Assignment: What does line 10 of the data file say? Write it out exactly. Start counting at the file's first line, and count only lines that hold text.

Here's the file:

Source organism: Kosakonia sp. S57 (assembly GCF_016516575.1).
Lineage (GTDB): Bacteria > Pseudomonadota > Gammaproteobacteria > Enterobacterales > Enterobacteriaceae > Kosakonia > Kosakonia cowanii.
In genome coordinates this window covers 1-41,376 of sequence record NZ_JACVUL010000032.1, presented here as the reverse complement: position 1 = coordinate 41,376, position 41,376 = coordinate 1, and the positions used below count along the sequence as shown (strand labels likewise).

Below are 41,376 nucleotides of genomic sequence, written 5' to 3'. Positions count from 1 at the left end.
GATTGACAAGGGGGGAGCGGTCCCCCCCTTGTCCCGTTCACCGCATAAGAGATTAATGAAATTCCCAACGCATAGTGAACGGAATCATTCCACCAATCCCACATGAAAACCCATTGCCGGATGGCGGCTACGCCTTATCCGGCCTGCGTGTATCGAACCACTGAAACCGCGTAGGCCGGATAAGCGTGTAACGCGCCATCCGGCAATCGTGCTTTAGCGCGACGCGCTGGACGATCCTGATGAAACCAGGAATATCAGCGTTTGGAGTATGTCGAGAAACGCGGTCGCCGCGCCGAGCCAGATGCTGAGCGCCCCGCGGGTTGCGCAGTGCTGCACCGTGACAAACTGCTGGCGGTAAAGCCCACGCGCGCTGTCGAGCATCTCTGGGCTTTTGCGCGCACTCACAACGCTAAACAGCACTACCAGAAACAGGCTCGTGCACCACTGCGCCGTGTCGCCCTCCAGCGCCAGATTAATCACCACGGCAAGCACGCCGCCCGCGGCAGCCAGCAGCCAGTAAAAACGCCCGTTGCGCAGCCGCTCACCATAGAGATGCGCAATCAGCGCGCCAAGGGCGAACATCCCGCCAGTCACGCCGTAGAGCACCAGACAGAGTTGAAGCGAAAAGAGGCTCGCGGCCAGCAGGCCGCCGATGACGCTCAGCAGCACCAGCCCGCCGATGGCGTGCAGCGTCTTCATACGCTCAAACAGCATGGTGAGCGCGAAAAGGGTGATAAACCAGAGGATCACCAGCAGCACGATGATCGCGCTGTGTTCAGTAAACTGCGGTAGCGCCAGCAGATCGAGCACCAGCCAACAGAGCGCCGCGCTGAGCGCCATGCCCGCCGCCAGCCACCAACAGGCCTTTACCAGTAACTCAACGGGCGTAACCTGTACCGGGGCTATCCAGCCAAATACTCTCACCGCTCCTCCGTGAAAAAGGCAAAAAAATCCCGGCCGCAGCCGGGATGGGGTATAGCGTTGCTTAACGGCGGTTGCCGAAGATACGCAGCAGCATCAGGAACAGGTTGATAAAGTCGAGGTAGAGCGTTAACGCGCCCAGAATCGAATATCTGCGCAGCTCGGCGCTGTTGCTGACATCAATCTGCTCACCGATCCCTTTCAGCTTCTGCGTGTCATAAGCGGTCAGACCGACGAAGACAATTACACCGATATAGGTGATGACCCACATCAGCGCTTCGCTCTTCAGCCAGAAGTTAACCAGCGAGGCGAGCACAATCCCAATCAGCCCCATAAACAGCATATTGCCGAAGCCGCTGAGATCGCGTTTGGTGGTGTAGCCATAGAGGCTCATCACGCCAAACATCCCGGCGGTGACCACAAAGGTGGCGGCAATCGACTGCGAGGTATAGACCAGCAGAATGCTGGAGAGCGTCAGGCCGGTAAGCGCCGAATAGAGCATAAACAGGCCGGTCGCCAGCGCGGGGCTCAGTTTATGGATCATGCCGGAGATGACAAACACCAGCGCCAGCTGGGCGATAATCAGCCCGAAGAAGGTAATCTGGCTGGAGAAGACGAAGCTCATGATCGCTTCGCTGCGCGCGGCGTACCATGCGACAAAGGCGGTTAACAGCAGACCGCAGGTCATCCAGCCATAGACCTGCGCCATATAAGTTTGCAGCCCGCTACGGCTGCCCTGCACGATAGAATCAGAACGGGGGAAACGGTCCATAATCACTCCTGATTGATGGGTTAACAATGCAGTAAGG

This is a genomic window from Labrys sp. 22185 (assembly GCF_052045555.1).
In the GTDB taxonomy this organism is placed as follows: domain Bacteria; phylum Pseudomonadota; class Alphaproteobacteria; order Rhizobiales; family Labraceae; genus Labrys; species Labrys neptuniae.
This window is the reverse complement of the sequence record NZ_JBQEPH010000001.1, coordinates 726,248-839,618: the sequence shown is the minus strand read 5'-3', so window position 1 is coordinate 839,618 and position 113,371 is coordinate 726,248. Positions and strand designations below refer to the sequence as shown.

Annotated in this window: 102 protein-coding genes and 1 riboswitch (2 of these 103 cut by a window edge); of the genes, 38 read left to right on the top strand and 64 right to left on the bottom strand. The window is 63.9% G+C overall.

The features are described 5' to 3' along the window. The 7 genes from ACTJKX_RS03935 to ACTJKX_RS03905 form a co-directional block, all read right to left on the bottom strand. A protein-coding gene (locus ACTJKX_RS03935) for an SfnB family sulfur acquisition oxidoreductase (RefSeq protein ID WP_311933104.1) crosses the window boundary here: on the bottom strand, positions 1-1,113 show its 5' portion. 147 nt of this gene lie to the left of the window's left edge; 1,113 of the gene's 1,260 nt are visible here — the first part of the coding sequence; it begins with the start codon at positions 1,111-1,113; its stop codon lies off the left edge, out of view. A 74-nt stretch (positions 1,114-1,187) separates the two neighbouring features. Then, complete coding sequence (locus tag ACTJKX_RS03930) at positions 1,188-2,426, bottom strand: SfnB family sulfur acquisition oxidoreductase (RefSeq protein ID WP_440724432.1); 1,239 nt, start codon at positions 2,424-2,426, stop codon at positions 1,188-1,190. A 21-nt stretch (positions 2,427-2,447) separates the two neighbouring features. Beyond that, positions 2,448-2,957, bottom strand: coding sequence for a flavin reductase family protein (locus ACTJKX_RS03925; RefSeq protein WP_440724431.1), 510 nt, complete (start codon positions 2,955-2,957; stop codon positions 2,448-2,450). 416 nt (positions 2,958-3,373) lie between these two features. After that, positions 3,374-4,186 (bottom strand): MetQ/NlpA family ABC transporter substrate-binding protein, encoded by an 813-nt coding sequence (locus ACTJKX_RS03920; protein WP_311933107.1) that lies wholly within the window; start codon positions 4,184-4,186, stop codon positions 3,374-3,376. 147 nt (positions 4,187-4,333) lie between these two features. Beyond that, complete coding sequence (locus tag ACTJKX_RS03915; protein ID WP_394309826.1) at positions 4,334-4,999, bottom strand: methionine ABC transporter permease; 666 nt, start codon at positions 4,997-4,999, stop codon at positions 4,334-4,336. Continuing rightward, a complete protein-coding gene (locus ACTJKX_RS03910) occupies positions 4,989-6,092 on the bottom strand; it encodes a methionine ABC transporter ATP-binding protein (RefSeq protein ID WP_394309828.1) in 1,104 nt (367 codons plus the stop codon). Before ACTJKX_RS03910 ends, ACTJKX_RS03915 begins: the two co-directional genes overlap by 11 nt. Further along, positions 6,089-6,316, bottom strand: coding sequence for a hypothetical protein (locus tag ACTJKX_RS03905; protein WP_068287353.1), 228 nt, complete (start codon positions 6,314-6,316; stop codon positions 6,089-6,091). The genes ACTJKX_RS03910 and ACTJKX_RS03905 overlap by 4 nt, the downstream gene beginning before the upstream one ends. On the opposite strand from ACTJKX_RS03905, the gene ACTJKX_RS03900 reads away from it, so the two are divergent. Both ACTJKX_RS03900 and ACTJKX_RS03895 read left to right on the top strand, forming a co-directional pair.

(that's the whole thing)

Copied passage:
The features are described 5' to 3' along the window. The 7 genes from ACTJKX_RS03935 to ACTJKX_RS03905 form a co-directional block, all read right to left on the bottom strand. A protein-coding gene (locus ACTJKX_RS03935) for an SfnB family sulfur acquisition oxidoreductase (RefSeq protein ID WP_311933104.1) crosses the window boundary here: on the bottom strand, positions 1-1,113 show its 5' portion. 147 nt of this gene lie to the left of the window's left edge; 1,113 of the gene's 1,260 nt are visible here — the first part of the coding sequence; it begins with the start codon at positions 1,111-1,113; its stop codon lies off the left edge, out of view. A 74-nt stretch (positions 1,114-1,187) separates the two neighbouring features. Then, complete coding sequence (locus tag ACTJKX_RS03930) at positions 1,188-2,426, bottom strand: SfnB family sulfur acquisition oxidoreductase (RefSeq protein ID WP_440724432.1); 1,239 nt, start codon at positions 2,424-2,426, stop codon at positions 1,188-1,190. A 21-nt stretch (positions 2,427-2,447) separates the two neighbouring features. Beyond that, positions 2,448-2,957, bottom strand: coding sequence for a flavin reductase family protein (locus ACTJKX_RS03925; RefSeq protein WP_440724431.1), 510 nt, complete (start codon positions 2,955-2,957; stop codon positions 2,448-2,450). 416 nt (positions 2,958-3,373) lie between these two features. After that, positions 3,374-4,186 (bottom strand): MetQ/NlpA family ABC transporter substrate-binding protein, encoded by an 813-nt coding sequence (locus ACTJKX_RS03920; protein WP_311933107.1) that lies wholly within the window; start codon positions 4,184-4,186, stop codon positions 3,374-3,376. 147 nt (positions 4,187-4,333) lie between these two features. Beyond that, complete coding sequence (locus tag ACTJKX_RS03915; protein ID WP_394309826.1) at positions 4,334-4,999, bottom strand: methionine ABC transporter permease; 666 nt, start codon at positions 4,997-4,999, stop codon at positions 4,334-4,336. Continuing rightward, a complete protein-coding gene (locus ACTJKX_RS03910) occupies positions 4,989-6,092 on the bottom strand; it encodes a methionine ABC transporter ATP-binding protein (RefSeq protein ID WP_394309828.1) in 1,104 nt (367 codons plus the stop codon). Before ACTJKX_RS03910 ends, ACTJKX_RS03915 begins: the two co-directional genes overlap by 11 nt. Further along, positions 6,089-6,316, bottom strand: coding sequence for a hypothetical protein (locus tag ACTJKX_RS03905; protein WP_068287353.1), 228 nt, complete (start codon positions 6,314-6,316; stop codon positions 6,089-6,091). The genes ACTJKX_RS03910 and ACTJKX_RS03905 overlap by 4 nt, the downstream gene beginning before the upstream one ends. On the opposite strand from ACTJKX_RS03905, the gene ACTJKX_RS03900 reads away from it, so the two are divergent. Both ACTJKX_RS03900 and ACTJKX_RS03895 read left to right on the top strand, forming a co-directional pair.